Short-term Visitor

Measurement theory and evolutionary rates

PI(s): David Houle (Florida State University)
Start Date: 19-Nov-2008
End Date: 17-Dec-2008
Keywords: population genetics, evolutionary theory, quantitative genetics

The measurements that scientists make are intended to connect aspects of reality to the theoretical constructs employed to understand that reality. Measurement theory explicitly considers how best to measure and characterize attributes of reality consistent with the motivating theoretical context. I plan to review the literature on evolutionary rates from a measurement-theoretical perspective, and propose an alternative measures of rates that is more informative than those currently in use. The two available measures of rate are an arbitrary subset of the reasonable measures of rate; the darwin represents proportional change per year on a log scale, while the haldane represents change in standard deviation units per generation. Evolutionary theory of rates is based on the Lande equation which predicts change for traits measured on any scale in generations. Thus, I propose that rates are best measured on a mean-standardized scale in units of generation, which I call the lande. My proposed one month visit to NESCENT will come in the middle of a one-year sabbatical that will be spent in Europe. It will provide an opportunity to discuss broader issues of measurement theory with a variety of North American biologists, as well as to review evolutionary rates using measurement theory.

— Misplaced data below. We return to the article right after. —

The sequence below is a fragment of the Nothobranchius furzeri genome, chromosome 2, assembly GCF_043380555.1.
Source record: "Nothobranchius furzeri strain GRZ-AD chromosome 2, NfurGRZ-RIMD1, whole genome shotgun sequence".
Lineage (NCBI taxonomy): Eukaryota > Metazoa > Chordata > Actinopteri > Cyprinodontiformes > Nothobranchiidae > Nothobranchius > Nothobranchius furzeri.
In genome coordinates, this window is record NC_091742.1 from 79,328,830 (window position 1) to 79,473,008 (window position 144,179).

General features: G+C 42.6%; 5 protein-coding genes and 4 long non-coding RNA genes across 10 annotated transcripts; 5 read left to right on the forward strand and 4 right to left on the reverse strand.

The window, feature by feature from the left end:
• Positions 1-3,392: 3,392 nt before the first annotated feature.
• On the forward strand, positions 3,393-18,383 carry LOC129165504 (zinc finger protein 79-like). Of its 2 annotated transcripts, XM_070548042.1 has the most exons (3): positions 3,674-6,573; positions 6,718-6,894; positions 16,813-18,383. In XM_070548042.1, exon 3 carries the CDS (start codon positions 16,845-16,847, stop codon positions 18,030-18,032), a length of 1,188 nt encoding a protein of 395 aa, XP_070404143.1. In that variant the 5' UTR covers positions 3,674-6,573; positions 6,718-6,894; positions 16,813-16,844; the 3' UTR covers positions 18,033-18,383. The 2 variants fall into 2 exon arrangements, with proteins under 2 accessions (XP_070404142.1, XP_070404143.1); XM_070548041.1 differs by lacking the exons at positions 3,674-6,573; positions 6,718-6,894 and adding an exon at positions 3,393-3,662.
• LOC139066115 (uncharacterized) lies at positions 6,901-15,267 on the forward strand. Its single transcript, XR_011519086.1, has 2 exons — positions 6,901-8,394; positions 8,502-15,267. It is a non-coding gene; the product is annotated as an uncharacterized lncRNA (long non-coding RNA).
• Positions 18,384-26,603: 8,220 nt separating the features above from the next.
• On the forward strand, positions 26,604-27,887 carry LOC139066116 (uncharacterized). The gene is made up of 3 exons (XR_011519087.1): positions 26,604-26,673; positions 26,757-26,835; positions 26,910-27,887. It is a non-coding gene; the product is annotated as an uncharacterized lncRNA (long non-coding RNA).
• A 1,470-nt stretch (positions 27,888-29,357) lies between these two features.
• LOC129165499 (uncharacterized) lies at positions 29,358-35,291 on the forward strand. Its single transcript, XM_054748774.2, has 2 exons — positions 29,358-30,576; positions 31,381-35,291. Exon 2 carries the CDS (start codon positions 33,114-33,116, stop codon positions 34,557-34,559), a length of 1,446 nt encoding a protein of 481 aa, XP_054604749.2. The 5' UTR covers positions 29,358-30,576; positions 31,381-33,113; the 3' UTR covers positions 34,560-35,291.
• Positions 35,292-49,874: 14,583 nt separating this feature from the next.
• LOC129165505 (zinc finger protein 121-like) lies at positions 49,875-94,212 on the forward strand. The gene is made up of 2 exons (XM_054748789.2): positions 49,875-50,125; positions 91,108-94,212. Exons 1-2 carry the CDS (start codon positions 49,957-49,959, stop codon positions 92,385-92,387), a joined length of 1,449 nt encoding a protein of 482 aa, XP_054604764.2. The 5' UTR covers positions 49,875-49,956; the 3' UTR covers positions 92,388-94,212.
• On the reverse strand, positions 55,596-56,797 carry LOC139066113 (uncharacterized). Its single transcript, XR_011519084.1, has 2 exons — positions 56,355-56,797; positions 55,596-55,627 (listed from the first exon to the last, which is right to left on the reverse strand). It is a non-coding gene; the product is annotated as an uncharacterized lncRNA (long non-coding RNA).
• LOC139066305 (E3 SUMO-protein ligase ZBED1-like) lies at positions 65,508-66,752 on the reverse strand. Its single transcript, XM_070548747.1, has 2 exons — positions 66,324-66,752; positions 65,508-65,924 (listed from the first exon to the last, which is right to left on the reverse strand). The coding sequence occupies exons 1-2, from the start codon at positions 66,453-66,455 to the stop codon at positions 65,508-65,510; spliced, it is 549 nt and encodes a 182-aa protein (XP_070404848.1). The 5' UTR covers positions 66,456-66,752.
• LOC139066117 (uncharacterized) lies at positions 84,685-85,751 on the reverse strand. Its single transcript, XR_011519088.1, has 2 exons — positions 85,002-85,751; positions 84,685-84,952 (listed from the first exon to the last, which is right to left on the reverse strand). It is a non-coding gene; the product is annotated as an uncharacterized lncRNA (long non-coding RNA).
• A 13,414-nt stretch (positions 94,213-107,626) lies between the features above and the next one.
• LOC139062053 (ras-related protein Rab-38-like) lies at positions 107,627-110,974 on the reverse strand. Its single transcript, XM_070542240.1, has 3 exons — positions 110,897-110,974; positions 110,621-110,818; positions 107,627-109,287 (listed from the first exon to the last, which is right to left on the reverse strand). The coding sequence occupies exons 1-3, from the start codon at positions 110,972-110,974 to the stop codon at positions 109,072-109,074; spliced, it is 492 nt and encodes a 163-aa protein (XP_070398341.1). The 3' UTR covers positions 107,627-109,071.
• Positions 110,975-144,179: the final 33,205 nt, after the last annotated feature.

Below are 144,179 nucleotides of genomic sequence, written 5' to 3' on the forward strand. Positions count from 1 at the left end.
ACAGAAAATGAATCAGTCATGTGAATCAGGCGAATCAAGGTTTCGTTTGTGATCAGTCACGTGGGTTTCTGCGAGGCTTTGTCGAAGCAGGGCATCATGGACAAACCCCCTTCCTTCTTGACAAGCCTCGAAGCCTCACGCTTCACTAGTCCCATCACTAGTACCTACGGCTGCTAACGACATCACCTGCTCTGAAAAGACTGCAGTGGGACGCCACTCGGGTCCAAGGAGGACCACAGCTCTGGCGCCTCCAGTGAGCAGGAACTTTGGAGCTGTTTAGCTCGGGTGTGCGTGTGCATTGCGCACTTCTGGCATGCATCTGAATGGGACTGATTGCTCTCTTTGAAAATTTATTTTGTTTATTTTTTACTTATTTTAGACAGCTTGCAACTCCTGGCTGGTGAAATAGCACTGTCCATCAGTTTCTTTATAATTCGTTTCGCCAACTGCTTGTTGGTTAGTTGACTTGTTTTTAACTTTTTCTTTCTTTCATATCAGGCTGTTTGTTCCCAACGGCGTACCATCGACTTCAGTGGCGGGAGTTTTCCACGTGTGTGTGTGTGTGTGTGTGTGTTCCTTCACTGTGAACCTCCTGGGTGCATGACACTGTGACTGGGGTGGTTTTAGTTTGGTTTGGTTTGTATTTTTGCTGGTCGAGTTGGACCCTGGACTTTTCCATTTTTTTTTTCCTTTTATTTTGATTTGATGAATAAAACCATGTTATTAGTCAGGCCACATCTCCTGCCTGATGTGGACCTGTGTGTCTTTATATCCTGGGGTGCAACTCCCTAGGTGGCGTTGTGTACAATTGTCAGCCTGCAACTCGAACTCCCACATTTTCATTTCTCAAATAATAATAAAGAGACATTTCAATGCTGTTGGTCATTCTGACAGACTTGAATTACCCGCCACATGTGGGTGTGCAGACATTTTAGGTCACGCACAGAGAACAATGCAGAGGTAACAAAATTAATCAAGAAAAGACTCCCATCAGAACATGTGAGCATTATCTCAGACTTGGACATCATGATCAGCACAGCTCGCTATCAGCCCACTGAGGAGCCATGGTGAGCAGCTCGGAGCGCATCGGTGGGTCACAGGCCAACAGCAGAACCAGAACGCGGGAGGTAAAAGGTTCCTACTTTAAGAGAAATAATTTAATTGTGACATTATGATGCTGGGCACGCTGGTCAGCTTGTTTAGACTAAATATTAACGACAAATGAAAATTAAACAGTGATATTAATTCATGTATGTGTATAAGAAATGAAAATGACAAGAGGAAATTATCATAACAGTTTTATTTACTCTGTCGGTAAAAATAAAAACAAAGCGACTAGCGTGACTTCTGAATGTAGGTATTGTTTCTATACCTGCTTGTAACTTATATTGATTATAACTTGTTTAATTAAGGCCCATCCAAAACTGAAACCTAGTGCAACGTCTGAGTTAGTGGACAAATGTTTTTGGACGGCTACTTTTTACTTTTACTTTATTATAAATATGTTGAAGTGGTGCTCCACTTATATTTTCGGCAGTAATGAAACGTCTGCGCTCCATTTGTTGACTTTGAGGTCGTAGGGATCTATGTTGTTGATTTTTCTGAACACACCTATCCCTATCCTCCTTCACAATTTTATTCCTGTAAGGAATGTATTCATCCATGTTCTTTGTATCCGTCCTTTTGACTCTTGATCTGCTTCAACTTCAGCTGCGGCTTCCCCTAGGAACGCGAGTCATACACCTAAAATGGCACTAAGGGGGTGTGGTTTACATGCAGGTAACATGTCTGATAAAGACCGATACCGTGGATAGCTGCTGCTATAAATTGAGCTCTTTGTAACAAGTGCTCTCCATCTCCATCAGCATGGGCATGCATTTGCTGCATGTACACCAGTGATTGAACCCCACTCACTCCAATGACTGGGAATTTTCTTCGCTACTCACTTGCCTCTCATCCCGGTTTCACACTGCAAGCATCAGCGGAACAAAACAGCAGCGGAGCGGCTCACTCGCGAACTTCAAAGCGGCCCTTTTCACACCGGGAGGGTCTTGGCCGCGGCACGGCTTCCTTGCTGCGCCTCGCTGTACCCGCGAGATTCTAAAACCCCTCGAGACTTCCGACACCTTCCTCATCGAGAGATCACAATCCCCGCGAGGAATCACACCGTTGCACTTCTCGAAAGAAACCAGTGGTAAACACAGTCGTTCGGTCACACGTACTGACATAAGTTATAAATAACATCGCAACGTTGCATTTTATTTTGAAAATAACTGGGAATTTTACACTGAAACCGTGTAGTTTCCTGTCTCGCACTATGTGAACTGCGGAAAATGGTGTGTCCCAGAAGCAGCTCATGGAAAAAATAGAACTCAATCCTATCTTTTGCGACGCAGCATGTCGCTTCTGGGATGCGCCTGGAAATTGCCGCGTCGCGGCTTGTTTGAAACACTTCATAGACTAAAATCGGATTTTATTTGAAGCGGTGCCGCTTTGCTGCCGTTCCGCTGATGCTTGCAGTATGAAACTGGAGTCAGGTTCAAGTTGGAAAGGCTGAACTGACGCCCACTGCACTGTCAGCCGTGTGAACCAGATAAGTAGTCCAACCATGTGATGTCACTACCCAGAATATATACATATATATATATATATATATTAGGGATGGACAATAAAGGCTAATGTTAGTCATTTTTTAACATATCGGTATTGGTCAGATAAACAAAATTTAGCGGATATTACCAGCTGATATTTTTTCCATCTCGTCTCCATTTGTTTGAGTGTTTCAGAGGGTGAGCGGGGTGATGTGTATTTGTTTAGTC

Related products

  • Measurement and Meaning in Biology Houle, D. C. Pelabon, G. P. Wagner, T. F. Hansen. 2011. Measurement and meaning in biology. Quarterly Review of Biology 86:1-32.